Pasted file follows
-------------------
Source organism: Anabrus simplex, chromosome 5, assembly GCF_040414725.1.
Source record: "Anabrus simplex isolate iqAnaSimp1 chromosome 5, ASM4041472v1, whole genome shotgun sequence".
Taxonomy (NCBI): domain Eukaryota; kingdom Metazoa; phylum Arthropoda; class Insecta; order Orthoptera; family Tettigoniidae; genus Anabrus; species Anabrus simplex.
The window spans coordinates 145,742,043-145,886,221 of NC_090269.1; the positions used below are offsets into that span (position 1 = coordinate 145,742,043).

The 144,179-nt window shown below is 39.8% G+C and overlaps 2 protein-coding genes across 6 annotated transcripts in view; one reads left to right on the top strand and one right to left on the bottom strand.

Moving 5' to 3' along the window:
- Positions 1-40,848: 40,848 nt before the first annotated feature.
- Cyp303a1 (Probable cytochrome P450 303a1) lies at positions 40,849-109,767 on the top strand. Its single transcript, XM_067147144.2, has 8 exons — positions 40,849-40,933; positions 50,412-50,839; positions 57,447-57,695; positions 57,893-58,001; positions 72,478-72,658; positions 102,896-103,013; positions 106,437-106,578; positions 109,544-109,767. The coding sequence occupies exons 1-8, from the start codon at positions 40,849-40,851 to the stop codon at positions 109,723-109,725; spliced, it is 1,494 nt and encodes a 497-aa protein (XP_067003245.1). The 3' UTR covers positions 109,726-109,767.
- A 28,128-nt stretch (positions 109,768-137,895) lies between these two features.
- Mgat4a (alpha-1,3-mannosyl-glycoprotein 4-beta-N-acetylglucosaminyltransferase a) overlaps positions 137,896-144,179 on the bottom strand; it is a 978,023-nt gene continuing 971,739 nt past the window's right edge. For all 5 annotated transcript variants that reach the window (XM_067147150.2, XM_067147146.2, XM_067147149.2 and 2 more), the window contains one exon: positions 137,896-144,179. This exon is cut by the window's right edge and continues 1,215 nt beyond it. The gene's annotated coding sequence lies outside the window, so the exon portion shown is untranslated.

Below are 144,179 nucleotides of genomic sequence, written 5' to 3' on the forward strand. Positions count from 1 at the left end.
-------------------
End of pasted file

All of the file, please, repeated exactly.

Source organism: Anabrus simplex, chromosome 5, assembly GCF_040414725.1.
Source record: "Anabrus simplex isolate iqAnaSimp1 chromosome 5, ASM4041472v1, whole genome shotgun sequence".
Taxonomy (NCBI): domain Eukaryota; kingdom Metazoa; phylum Arthropoda; class Insecta; order Orthoptera; family Tettigoniidae; genus Anabrus; species Anabrus simplex.
The window spans coordinates 145,742,043-145,886,221 of NC_090269.1; the positions used below are offsets into that span (position 1 = coordinate 145,742,043).

The 144,179-nt window shown below is 39.8% G+C and overlaps 2 protein-coding genes across 6 annotated transcripts in view; one reads left to right on the top strand and one right to left on the bottom strand.

Moving 5' to 3' along the window:
- Positions 1-40,848: 40,848 nt before the first annotated feature.
- Cyp303a1 (Probable cytochrome P450 303a1) lies at positions 40,849-109,767 on the top strand. Its single transcript, XM_067147144.2, has 8 exons — positions 40,849-40,933; positions 50,412-50,839; positions 57,447-57,695; positions 57,893-58,001; positions 72,478-72,658; positions 102,896-103,013; positions 106,437-106,578; positions 109,544-109,767. The coding sequence occupies exons 1-8, from the start codon at positions 40,849-40,851 to the stop codon at positions 109,723-109,725; spliced, it is 1,494 nt and encodes a 497-aa protein (XP_067003245.1). The 3' UTR covers positions 109,726-109,767.
- A 28,128-nt stretch (positions 109,768-137,895) lies between these two features.
- Mgat4a (alpha-1,3-mannosyl-glycoprotein 4-beta-N-acetylglucosaminyltransferase a) overlaps positions 137,896-144,179 on the bottom strand; it is a 978,023-nt gene continuing 971,739 nt past the window's right edge. For all 5 annotated transcript variants that reach the window (XM_067147150.2, XM_067147146.2, XM_067147149.2 and 2 more), the window contains one exon: positions 137,896-144,179. This exon is cut by the window's right edge and continues 1,215 nt beyond it. The gene's annotated coding sequence lies outside the window, so the exon portion shown is untranslated.

Below are 144,179 nucleotides of genomic sequence, written 5' to 3' on the forward strand. Positions count from 1 at the left end.